Links: Dialogue / Design for Mankind
File this under the category of "reading outside my tradition". I am pretty much ignorant of the world of design but love the way that blogger and magazine editor Erin Loechner celebrates art and design/artists and designers. I recently stumbled on these short vignettes of a variety of artists talking about the real-life, every-day kind of stuff they deal with. Click on any that interest you; so far, my favorite is "overcoming artist's block":
Finished reading Homer's Odyssey this past week (Fitzgerald translation). Also Flannery O'Connor's The Violent Bear It Way. Both have been on my reading list for a couple of years. David Taylor booted my backside during the talk he gave about disciplined disciples during our Worship & Arts retreat.
I enjoyed both. Certainly The Odyssey is more like the thrill of watching an action flick (filled with romance, monsters and reconcilations, of course). Feeling pretty impressed with myself, I sat around the campfire of last weekend's Memorial Day trip reading the centuries-old story. That is until my seventeen-year-old boy said, Oh, Odyssey. I had to read that in ninth grade. Well bully for him, then.
The Violent... like a disturbing, yet gratifying, thriller. That woman can write and I can't wait to dive into the biography I picked up from the new release shelf of my corner library. It's so crazy how a good author weaves words to describe characters that I can identify with -- even, temporarily, to become -- while our circumstances are nothing alike.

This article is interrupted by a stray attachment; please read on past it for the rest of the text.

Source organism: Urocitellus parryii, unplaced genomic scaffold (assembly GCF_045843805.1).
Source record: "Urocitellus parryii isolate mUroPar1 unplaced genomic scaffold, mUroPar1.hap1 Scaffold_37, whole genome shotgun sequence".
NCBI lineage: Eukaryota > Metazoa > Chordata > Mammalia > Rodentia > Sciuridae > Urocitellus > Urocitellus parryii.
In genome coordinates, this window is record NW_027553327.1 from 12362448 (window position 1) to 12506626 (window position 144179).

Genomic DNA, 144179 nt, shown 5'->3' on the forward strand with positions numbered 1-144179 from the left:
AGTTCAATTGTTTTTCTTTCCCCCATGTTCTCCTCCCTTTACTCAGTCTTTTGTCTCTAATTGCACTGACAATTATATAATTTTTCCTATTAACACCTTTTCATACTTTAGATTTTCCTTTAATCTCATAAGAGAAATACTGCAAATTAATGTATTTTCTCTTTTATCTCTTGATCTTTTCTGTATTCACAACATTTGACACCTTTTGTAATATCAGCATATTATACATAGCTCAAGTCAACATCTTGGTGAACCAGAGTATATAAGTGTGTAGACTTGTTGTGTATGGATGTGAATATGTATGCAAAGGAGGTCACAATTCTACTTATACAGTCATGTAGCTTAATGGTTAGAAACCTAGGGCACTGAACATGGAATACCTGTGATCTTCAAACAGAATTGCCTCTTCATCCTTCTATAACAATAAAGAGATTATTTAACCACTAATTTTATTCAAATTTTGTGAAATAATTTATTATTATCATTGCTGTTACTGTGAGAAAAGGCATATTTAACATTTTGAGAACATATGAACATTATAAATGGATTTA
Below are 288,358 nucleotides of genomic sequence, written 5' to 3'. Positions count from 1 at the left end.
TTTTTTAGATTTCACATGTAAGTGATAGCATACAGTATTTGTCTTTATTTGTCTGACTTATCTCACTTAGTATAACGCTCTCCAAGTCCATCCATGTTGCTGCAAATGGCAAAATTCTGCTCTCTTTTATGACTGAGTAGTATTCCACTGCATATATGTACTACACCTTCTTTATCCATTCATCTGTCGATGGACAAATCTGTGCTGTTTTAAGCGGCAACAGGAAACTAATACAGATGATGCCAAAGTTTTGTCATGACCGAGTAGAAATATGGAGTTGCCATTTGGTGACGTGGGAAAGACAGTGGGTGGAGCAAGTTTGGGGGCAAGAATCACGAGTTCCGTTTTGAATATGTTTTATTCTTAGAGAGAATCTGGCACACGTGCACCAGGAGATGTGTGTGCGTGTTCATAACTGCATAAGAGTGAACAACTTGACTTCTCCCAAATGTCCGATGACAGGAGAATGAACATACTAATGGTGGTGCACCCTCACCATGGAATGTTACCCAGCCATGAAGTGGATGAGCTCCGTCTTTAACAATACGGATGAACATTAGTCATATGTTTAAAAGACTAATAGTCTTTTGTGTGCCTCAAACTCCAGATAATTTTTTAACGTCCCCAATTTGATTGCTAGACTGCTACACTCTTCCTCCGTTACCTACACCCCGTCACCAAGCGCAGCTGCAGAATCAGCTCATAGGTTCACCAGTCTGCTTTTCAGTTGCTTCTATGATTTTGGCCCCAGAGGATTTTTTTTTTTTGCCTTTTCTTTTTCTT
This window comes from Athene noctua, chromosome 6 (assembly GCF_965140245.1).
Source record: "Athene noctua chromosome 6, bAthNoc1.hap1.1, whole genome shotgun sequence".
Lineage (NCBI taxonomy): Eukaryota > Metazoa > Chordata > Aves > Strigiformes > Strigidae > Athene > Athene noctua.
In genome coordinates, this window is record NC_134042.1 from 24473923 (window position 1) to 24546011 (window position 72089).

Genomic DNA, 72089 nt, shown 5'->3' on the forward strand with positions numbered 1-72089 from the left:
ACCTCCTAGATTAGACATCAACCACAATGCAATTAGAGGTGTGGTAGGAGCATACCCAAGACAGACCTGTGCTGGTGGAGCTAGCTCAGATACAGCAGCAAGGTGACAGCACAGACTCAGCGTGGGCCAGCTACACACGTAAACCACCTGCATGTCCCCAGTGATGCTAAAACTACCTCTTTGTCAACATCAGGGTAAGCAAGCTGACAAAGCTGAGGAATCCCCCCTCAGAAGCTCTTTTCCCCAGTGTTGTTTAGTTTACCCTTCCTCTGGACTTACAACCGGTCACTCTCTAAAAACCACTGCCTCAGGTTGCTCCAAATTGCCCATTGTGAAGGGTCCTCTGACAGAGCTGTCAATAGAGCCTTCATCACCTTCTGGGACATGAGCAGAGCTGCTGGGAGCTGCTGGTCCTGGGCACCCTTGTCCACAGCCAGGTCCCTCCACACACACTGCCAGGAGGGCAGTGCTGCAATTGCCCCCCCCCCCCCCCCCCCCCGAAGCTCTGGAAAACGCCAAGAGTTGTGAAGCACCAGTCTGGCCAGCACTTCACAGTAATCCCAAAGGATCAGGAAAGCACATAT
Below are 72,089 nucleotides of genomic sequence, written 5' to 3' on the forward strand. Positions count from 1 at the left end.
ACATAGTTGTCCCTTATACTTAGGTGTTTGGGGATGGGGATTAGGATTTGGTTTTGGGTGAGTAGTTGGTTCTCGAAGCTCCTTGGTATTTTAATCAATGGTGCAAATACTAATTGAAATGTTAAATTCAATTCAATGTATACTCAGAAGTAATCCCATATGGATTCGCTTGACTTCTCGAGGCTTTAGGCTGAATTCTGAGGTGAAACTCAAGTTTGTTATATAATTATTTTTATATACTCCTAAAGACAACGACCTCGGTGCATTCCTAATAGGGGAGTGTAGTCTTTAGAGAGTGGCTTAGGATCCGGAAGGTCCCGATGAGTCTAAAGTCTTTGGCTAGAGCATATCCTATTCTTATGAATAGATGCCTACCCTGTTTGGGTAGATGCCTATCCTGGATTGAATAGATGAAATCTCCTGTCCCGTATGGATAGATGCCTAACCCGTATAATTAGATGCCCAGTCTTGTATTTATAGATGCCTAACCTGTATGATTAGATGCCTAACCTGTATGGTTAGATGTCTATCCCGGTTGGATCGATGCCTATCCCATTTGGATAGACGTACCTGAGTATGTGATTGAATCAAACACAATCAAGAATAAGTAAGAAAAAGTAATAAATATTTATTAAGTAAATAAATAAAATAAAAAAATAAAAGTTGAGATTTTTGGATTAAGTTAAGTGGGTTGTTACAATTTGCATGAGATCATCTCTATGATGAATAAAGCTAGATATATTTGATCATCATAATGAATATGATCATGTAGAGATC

For example, this description of the schoolteacher, would-be guardian, Rayber:
He had kept it from gaining control over him by what amounted to a rigid ascetic discipline. He did not look at anything too long, he denied his senses unnecessary satisfactions. ... He was not deceived that this was a whole or a full life, he only knew that it was the way his life had to be lived if it were going to have any dignity at all. He knew that he was the stuff of which fanatics and madmen are made and that he had turned his destiny as if with his bare hands. He kept himself upright on a very narrow line between madness and emptiness, and when the time came for him to lose his balance, he intended to lurch toward emptiness and fall on the side of his choice.
I suppose it's a topic for another day, but most days I'm pretty certain I'm made of the same stuff as Rayber.
If you haven't seen it yet, just go now. We celebrated a rare Saturday that all six of us were home by heading to the theatre and we celebrated even further that all six of us loved it, laughed out loud and (most of us) cried, too. Rare, indeed.
Music: Best of Bonnie Raitt
Another outcome from that Memorial Day weekend campfire? My friend Lori talked a bunch of us into seeing the classic Bonnie Raitt in Philly this summer. I'm way rusty on her music and gosh-darn determined to catch up enough to make that ticket worth every penny. If you can't sing along on a few tunes, what good is the show?
Memorial Day boating. Daughters....
...& mothers (yeah, we don't quite got the hip-ness)